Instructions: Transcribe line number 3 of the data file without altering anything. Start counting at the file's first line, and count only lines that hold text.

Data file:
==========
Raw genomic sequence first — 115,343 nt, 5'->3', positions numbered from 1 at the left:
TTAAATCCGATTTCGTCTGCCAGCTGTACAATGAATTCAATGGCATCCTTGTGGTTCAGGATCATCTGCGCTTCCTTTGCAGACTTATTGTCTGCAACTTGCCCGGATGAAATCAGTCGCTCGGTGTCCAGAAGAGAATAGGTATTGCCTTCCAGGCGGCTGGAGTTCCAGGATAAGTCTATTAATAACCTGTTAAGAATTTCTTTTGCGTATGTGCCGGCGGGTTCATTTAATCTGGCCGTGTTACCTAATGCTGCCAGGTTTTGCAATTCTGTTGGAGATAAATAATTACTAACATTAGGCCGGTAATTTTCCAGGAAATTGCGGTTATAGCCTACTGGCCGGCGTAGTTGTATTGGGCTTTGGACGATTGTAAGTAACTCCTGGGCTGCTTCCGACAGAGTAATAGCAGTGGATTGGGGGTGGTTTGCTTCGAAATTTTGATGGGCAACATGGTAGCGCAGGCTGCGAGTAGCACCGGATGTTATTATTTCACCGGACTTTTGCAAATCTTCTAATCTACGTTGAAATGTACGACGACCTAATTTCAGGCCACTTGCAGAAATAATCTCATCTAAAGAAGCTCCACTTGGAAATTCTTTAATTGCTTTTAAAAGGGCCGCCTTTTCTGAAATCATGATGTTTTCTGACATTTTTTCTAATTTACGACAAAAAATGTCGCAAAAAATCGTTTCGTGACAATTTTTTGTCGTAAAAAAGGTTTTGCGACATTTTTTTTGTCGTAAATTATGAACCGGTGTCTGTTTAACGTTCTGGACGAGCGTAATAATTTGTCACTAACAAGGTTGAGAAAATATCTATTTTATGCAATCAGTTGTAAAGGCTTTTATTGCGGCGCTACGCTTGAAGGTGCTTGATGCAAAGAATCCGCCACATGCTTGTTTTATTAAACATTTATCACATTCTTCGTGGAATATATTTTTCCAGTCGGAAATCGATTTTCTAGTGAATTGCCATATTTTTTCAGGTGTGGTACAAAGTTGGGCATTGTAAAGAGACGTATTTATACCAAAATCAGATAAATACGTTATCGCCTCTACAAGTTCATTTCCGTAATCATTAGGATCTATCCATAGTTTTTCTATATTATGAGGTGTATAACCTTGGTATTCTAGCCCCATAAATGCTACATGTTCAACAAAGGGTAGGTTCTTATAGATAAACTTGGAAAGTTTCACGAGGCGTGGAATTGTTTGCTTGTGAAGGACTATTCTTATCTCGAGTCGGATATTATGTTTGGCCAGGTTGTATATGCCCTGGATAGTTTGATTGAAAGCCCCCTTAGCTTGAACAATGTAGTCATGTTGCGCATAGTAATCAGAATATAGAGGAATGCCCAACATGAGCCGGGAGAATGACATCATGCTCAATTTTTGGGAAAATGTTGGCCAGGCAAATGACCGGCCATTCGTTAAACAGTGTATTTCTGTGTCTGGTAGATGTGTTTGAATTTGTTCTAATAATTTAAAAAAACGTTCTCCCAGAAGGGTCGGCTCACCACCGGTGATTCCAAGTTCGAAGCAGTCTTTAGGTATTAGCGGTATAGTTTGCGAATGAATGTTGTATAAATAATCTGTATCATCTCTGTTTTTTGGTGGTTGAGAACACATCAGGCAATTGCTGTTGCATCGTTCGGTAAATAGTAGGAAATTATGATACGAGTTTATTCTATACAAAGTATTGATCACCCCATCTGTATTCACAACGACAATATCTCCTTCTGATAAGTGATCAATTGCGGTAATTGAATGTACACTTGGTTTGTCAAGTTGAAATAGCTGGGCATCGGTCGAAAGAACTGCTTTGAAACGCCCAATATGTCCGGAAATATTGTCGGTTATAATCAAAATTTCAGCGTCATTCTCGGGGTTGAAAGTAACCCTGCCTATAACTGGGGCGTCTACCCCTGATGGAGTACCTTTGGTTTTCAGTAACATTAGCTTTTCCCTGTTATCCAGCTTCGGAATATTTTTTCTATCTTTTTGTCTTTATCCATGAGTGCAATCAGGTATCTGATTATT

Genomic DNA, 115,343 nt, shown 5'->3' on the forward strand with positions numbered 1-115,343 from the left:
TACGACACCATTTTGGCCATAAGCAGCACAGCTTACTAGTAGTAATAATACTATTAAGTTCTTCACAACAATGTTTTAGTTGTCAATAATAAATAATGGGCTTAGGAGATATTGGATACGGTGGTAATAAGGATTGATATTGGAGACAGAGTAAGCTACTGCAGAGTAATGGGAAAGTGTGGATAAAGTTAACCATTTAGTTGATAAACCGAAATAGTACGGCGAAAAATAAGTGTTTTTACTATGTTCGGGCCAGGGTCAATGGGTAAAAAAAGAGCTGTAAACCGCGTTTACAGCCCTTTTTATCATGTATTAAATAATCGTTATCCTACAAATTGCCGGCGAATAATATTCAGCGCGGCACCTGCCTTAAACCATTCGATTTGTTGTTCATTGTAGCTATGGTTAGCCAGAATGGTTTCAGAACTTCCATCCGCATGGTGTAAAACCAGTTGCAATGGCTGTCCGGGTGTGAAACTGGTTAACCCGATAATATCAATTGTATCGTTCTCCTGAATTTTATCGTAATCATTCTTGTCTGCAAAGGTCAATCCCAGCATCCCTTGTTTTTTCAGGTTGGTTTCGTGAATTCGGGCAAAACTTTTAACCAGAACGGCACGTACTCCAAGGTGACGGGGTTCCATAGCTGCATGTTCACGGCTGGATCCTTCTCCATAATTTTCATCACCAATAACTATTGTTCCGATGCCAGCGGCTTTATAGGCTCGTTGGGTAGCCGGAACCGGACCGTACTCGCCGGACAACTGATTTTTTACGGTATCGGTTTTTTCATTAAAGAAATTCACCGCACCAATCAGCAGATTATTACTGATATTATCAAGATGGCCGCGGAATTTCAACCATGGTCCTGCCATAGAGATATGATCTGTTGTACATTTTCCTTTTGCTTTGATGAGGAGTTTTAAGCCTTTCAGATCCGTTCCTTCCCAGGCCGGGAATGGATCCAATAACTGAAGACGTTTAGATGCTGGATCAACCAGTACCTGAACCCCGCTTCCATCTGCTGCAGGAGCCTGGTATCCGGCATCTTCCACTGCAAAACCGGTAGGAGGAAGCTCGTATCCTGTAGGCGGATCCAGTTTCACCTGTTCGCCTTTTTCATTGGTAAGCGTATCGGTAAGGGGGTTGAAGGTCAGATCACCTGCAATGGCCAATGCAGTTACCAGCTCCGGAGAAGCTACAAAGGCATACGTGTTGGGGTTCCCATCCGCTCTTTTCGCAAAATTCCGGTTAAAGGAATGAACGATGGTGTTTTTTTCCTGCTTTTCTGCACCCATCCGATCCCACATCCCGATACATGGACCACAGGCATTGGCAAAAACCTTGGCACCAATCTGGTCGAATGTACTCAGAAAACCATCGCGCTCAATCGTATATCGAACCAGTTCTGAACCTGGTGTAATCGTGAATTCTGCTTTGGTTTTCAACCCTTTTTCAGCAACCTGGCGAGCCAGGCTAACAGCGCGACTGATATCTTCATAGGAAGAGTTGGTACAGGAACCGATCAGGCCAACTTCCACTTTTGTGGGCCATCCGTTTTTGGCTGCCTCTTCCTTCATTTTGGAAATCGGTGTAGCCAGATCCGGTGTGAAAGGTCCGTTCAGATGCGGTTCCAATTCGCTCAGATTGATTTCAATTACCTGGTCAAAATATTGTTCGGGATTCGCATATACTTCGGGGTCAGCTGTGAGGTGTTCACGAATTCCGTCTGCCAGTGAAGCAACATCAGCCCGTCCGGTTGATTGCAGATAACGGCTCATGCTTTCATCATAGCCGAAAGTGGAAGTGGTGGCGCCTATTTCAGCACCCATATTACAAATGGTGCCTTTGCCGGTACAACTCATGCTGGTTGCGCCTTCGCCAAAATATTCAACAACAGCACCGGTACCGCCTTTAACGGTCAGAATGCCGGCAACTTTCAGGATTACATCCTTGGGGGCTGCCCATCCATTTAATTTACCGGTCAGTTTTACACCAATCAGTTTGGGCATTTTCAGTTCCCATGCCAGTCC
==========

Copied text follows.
Genomic DNA, 115,343 nt, shown 5'->3' on the forward strand with positions numbered 1-115,343 from the left: